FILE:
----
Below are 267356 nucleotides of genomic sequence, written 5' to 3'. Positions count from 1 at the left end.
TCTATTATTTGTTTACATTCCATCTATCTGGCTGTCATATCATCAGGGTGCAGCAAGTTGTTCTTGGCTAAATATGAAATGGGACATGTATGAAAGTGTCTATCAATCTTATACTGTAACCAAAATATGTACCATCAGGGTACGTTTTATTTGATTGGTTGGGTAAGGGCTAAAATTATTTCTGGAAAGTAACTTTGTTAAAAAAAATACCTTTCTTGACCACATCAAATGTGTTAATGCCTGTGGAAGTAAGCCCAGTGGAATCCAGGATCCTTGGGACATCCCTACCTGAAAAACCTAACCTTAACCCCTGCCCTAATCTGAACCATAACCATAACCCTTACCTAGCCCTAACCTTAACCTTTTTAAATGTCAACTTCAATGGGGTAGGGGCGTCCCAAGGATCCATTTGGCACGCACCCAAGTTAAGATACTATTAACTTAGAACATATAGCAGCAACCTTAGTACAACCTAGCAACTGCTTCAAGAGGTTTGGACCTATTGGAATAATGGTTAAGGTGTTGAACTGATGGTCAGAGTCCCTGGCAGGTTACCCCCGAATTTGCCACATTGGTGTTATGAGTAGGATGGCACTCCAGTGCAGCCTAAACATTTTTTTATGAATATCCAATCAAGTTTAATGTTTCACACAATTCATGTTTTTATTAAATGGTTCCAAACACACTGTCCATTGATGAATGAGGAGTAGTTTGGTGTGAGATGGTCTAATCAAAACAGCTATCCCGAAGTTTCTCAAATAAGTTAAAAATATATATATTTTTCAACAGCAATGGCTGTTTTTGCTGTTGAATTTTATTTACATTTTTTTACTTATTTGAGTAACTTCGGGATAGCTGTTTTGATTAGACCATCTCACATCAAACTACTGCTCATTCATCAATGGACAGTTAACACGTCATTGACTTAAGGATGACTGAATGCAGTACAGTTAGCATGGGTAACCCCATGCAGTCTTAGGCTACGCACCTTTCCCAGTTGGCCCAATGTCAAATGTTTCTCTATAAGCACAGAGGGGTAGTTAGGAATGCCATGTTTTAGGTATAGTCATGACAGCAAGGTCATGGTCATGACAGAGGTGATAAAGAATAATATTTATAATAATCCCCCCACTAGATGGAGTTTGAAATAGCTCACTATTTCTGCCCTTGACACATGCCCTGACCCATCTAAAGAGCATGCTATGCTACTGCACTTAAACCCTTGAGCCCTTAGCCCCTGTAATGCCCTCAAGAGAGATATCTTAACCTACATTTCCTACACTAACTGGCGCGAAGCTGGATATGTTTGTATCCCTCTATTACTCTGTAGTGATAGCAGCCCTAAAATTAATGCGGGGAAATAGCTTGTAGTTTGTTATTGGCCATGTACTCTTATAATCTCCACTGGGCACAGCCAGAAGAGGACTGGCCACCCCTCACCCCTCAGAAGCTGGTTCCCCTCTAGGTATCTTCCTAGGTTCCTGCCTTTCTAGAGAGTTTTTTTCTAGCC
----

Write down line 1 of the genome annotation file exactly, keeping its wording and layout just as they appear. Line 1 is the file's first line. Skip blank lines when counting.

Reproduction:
Below are 267356 nucleotides of genomic sequence, written 5' to 3'. Positions count from 1 at the left end.